So If you want to keep the same speed for your tank try to measure the RPM of the current motors and match that.
Also before simply replacing the motor look at the electronics of the tank. If there are FETS or something in there make sure you know how far you can go with a heavier motor so you dont burn the electronics.

Also maybe try to install a small fan for cooling. You can find fans as small as 3cm square.
Good luck

379
2015.02.07, 01:41 AM
March 2015 edit: The motors came in and slid right into the tank. They're exactly what I was looking for. They barely even get warm and they pull like a freight train. Actually broke a gear in the gearbox when I tried to drive it through some mud! An inch and a half of powdery snow was nothing to them, they powered the tank through it with enough authority that it was skiing along on its belly. Itt'l also climb pretty much anything given enough traction. The metal tracks I have on it slip pretty easily, but on a pillow with just the right texture for them to bite in, it climbed up to a 40 degree angle before weight transfer had the tracks spinning anyway.

If any of y'all happen to be looking for a super durable motor that doesn't seem to care what you do to it this is gonna do the job just fine. They ain't exactly fast, but they're tough and they're strong as an ox.

These are torque motors not speed although they will happily pull a large pinion. You will want small pinions to do the work.

do not only look at the voltage, also look at the RPM of thr motor. Unless you can replace the pinion gears on the tank??

I'm limited to just an 8t pinion for this. The gearbox I'm using has no mesh adjustment for a different sized pinion. The final drive ratio of this gearbox configured for this tank is 58:1. It has a 203:1 configuration, but I cannot use it as the output shafts are too far forward for the drive sprockets at the back of the hull to reach them. I'd have to have a chunk of the gearbox just hangin' out in the breeze to use that ratio, so I'm using the 58:1 ratio.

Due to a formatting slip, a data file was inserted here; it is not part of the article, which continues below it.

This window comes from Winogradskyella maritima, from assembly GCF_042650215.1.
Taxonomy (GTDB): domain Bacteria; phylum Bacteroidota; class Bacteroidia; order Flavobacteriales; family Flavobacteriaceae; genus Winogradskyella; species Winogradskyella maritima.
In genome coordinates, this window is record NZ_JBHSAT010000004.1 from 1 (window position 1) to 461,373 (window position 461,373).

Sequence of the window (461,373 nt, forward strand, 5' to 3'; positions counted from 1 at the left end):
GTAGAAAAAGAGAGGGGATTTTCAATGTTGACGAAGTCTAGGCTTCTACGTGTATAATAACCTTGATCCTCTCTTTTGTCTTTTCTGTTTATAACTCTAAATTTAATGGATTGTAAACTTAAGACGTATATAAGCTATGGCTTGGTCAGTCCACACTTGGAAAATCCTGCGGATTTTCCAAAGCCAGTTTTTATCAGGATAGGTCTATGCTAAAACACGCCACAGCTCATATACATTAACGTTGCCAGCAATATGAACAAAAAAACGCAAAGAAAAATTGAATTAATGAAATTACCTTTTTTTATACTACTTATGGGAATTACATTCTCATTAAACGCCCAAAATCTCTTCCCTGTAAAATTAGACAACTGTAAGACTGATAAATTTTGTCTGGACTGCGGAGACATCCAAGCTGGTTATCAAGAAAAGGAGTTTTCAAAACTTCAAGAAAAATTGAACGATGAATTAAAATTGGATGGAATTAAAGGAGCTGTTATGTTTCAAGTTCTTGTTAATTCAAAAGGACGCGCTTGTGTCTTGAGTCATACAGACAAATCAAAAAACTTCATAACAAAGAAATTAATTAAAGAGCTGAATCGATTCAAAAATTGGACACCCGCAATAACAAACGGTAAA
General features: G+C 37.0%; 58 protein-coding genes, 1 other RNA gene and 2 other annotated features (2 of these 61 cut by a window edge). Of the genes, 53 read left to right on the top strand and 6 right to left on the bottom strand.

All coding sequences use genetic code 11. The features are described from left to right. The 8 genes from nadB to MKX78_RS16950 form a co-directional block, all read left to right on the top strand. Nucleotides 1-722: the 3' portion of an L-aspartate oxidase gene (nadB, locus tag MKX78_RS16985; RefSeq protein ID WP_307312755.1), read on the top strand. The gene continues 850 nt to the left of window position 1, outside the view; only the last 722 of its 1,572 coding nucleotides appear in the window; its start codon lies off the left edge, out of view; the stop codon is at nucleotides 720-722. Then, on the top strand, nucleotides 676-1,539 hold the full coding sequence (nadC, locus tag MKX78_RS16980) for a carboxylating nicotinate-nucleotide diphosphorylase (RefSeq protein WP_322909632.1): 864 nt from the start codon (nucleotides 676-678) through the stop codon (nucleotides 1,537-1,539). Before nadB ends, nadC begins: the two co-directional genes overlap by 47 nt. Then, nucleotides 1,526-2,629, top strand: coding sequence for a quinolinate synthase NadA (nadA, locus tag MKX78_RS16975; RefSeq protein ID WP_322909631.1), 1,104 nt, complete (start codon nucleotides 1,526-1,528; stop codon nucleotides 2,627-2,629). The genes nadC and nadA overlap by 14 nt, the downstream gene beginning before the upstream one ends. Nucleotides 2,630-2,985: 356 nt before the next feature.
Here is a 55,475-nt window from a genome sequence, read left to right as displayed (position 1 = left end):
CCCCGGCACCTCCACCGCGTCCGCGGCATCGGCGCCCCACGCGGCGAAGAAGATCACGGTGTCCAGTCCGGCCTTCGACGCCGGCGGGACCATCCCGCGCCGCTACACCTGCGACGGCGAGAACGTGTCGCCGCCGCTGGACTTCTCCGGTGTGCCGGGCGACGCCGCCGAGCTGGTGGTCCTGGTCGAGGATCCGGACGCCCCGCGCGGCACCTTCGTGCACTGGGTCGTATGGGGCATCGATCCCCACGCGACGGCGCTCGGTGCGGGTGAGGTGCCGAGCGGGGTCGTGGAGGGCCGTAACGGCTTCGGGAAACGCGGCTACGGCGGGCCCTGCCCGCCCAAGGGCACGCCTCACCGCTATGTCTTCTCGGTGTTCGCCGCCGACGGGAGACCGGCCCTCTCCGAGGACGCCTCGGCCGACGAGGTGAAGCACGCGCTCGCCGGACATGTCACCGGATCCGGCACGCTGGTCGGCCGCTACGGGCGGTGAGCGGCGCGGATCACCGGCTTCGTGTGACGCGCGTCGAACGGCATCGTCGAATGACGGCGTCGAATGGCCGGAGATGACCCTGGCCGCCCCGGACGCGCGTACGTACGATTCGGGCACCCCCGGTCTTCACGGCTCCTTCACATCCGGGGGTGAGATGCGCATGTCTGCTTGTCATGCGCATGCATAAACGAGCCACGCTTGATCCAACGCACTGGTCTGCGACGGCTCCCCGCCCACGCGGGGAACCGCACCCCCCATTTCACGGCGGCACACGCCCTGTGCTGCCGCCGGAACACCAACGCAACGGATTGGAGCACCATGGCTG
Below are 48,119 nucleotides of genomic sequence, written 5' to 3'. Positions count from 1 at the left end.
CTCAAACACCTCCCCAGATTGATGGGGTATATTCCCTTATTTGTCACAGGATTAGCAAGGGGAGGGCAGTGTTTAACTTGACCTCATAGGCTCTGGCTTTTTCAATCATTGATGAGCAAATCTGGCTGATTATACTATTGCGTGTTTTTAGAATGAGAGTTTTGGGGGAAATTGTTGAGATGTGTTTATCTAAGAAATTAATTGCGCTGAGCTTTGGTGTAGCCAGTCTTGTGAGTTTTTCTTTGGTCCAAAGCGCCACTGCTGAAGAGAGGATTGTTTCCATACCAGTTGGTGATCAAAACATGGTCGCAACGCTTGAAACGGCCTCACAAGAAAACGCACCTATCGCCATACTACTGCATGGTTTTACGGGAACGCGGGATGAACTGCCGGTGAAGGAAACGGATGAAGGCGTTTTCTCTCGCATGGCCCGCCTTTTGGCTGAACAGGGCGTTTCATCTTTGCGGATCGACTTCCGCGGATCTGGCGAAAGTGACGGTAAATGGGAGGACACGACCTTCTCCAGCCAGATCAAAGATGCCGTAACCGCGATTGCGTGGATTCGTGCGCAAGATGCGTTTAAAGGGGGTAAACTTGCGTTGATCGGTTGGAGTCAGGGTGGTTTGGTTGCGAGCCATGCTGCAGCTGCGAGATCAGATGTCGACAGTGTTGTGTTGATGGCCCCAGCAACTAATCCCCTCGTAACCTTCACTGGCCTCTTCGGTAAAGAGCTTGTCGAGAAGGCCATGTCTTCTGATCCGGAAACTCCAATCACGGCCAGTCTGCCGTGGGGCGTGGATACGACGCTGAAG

If I remember correctly the PN70T has a lower RPM then most other mini-z motors. I believe it was around 21000 RPM while even the kyosho stock does +30000.

Indeed it is. No load RPM of 22K according to the PN Racing datasheet. The motors that come with my gearbox are rated for 13K at 3 volts. At six I'd imagine they're fairly close to 20K or so.


Also before simply replacing the motor look at the electronics of the tank. If there are FETS or something in there make sure you know how far you can go with a heavier motor so you dont burn the electronics.

I'm using a control chip from an outfit called 35RCTank. They've rated it for 280class motors, and when purchased as part of a total conversion kit their gearbox uses 280class motors. I doubt I'll have any trouble with burnt out FETs running a pair of 70t 130s.


Straight from their website: (http://35rctank.com/html/p3.html)


- MTC-2 can work alone as a twin motor ESC, with 8A continuous current for 130 to 280 size motors.

8 amps continuous current...I could probably run some 20t super bonkers speed motors in this thing and not burn that control chip out. I doubt my chosen battery pack can even supply 8 amps continuous. It's a beast and is designed specifically for this very application. I doubt a PN 70t is gonna blow the FETs unless it somehow just fails and shorts out.

Also maybe try to install a small fan for cooling. You can find fans as small as 3cm square.
Good luck

I have pondered that. If I could find one pancake enough I could probably get it in there. The inner hull walls are ~50mm wide, so it's really only a matter of whether I have enough room vertically. The engine deck does have vents in it that'll provide an exit path, I think what I'd do is mount it such that it'd pull air in from those vents, blow it down on the motors, and it would find its way out through the rear vent between the engine deck and the hull. Same airflow path the real KV-2 used for engine cooling!